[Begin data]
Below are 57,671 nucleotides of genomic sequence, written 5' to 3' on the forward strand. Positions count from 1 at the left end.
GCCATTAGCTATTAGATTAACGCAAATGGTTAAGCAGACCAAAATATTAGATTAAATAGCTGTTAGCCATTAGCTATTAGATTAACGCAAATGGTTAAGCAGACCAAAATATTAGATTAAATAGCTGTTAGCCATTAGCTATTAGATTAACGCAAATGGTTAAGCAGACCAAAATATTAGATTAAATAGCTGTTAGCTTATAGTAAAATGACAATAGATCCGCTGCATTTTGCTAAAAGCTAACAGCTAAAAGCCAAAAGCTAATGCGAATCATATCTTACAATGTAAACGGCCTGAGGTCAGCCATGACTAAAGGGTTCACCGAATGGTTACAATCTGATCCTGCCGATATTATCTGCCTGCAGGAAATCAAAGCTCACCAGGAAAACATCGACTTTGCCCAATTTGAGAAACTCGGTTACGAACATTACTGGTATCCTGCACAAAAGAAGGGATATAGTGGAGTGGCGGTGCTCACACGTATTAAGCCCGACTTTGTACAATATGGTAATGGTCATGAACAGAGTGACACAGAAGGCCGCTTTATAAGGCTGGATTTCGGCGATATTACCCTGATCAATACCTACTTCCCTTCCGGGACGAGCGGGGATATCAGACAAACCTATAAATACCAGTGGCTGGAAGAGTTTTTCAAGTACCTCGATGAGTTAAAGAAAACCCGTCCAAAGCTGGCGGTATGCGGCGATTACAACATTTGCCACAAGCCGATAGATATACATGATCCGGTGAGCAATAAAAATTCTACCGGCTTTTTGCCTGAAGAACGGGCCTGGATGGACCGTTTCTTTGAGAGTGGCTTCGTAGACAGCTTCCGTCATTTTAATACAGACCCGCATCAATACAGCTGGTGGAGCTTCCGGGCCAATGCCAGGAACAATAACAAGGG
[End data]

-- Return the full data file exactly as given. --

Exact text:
Below are 57,671 nucleotides of genomic sequence, written 5' to 3' on the forward strand. Positions count from 1 at the left end.
GCCATTAGCTATTAGATTAACGCAAATGGTTAAGCAGACCAAAATATTAGATTAAATAGCTGTTAGCCATTAGCTATTAGATTAACGCAAATGGTTAAGCAGACCAAAATATTAGATTAAATAGCTGTTAGCCATTAGCTATTAGATTAACGCAAATGGTTAAGCAGACCAAAATATTAGATTAAATAGCTGTTAGCTTATAGTAAAATGACAATAGATCCGCTGCATTTTGCTAAAAGCTAACAGCTAAAAGCCAAAAGCTAATGCGAATCATATCTTACAATGTAAACGGCCTGAGGTCAGCCATGACTAAAGGGTTCACCGAATGGTTACAATCTGATCCTGCCGATATTATCTGCCTGCAGGAAATCAAAGCTCACCAGGAAAACATCGACTTTGCCCAATTTGAGAAACTCGGTTACGAACATTACTGGTATCCTGCACAAAAGAAGGGATATAGTGGAGTGGCGGTGCTCACACGTATTAAGCCCGACTTTGTACAATATGGTAATGGTCATGAACAGAGTGACACAGAAGGCCGCTTTATAAGGCTGGATTTCGGCGATATTACCCTGATCAATACCTACTTCCCTTCCGGGACGAGCGGGGATATCAGACAAACCTATAAATACCAGTGGCTGGAAGAGTTTTTCAAGTACCTCGATGAGTTAAAGAAAACCCGTCCAAAGCTGGCGGTATGCGGCGATTACAACATTTGCCACAAGCCGATAGATATACATGATCCGGTGAGCAATAAAAATTCTACCGGCTTTTTGCCTGAAGAACGGGCCTGGATGGACCGTTTCTTTGAGAGTGGCTTCGTAGACAGCTTCCGTCATTTTAATACAGACCCGCATCAATACAGCTGGTGGAGCTTCCGGGCCAATGCCAGGAACAATAACAAGGG